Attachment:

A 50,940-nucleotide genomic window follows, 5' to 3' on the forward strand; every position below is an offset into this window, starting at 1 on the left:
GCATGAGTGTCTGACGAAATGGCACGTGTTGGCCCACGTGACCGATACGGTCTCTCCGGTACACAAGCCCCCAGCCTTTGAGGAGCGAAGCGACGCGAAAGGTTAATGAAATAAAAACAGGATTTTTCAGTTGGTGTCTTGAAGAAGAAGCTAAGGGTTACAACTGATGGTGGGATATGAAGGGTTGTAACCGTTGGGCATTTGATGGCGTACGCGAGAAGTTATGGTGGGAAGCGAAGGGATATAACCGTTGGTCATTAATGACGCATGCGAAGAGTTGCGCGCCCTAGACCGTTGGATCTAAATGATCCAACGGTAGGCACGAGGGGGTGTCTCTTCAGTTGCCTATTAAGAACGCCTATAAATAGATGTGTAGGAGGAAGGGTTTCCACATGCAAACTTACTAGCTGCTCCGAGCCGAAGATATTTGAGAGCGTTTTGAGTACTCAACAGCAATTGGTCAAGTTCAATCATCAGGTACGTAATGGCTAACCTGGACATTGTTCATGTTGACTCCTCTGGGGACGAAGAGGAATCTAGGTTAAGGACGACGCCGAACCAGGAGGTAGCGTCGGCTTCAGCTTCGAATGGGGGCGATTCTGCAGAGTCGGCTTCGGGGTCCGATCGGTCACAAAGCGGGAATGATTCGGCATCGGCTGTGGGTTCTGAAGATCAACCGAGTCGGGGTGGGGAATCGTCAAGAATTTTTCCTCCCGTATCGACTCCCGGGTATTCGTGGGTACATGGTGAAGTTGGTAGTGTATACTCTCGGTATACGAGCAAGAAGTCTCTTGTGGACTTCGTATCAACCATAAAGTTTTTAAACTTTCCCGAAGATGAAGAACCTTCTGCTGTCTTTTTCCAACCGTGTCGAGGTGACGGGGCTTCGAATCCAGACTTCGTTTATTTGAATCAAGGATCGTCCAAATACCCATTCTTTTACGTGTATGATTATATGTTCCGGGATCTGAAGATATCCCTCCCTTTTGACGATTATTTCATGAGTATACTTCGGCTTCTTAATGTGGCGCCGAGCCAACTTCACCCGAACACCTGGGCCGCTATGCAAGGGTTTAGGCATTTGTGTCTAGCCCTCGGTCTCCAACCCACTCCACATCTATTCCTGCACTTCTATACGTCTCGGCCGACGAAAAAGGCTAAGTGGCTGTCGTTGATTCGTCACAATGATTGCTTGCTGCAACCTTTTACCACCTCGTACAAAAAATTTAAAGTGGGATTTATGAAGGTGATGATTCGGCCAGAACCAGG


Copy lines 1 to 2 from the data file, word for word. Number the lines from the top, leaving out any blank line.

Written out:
A 50,940-nucleotide genomic window follows, 5' to 3' on the forward strand; every position below is an offset into this window, starting at 1 on the left:
GCATGAGTGTCTGACGAAATGGCACGTGTTGGCCCACGTGACCGATACGGTCTCTCCGGTACACAAGCCCCCAGCCTTTGAGGAGCGAAGCGACGCGAAAGGTTAATGAAATAAAAACAGGATTTTTCAGTTGGTGTCTTGAAGAAGAAGCTAAGGGTTACAACTGATGGTGGGATATGAAGGGTTGTAACCGTTGGGCATTTGATGGCGTACGCGAGAAGTTATGGTGGGAAGCGAAGGGATATAACCGTTGGTCATTAATGACGCATGCGAAGAGTTGCGCGCCCTAGACCGTTGGATCTAAATGATCCAACGGTAGGCACGAGGGGGTGTCTCTTCAGTTGCCTATTAAGAACGCCTATAAATAGATGTGTAGGAGGAAGGGTTTCCACATGCAAACTTACTAGCTGCTCCGAGCCGAAGATATTTGAGAGCGTTTTGAGTACTCAACAGCAATTGGTCAAGTTCAATCATCAGGTACGTAATGGCTAACCTGGACATTGTTCATGTTGACTCCTCTGGGGACGAAGAGGAATCTAGGTTAAGGACGACGCCGAACCAGGAGGTAGCGTCGGCTTCAGCTTCGAATGGGGGCGATTCTGCAGAGTCGGCTTCGGGGTCCGATCGGTCACAAAGCGGGAATGATTCGGCATCGGCTGTGGGTTCTGAAGATCAACCGAGTCGGGGTGGGGAATCGTCAAGAATTTTTCCTCCCGTATCGACTCCCGGGTATTCGTGGGTACATGGTGAAGTTGGTAGTGTATACTCTCGGTATACGAGCAAGAAGTCTCTTGTGGACTTCGTATCAACCATAAAGTTTTTAAACTTTCCCGAAGATGAAGAACCTTCTGCTGTCTTTTTCCAACCGTGTCGAGGTGACGGGGCTTCGAATCCAGACTTCGTTTATTTGAATCAAGGATCGTCCAAATACCCATTCTTTTACGTGTATGATTATATGTTCCGGGATCTGAAGATATCCCTCCCTTTTGACGATTATTTCATGAGTATACTTCGGCTTCTTAATGTGGCGCCGAGCCAACTTCACCCGAACACCTGGGCCGCTATGCAAGGGTTTAGGCATTTGTGTCTAGCCCTCGGTCTCCAACCCACTCCACATCTATTCCTGCACTTCTATACGTCTCGGCCGACGAAAAAGGCTAAGTGGCTGTCGTTGATTCGTCACAATGATTGCTTGCTGCAACCTTTTACCACCTCGTACAAAAAATTTAAAGTGGGATTTATGAAGGTGATGATTCGGCCAGAACCAGG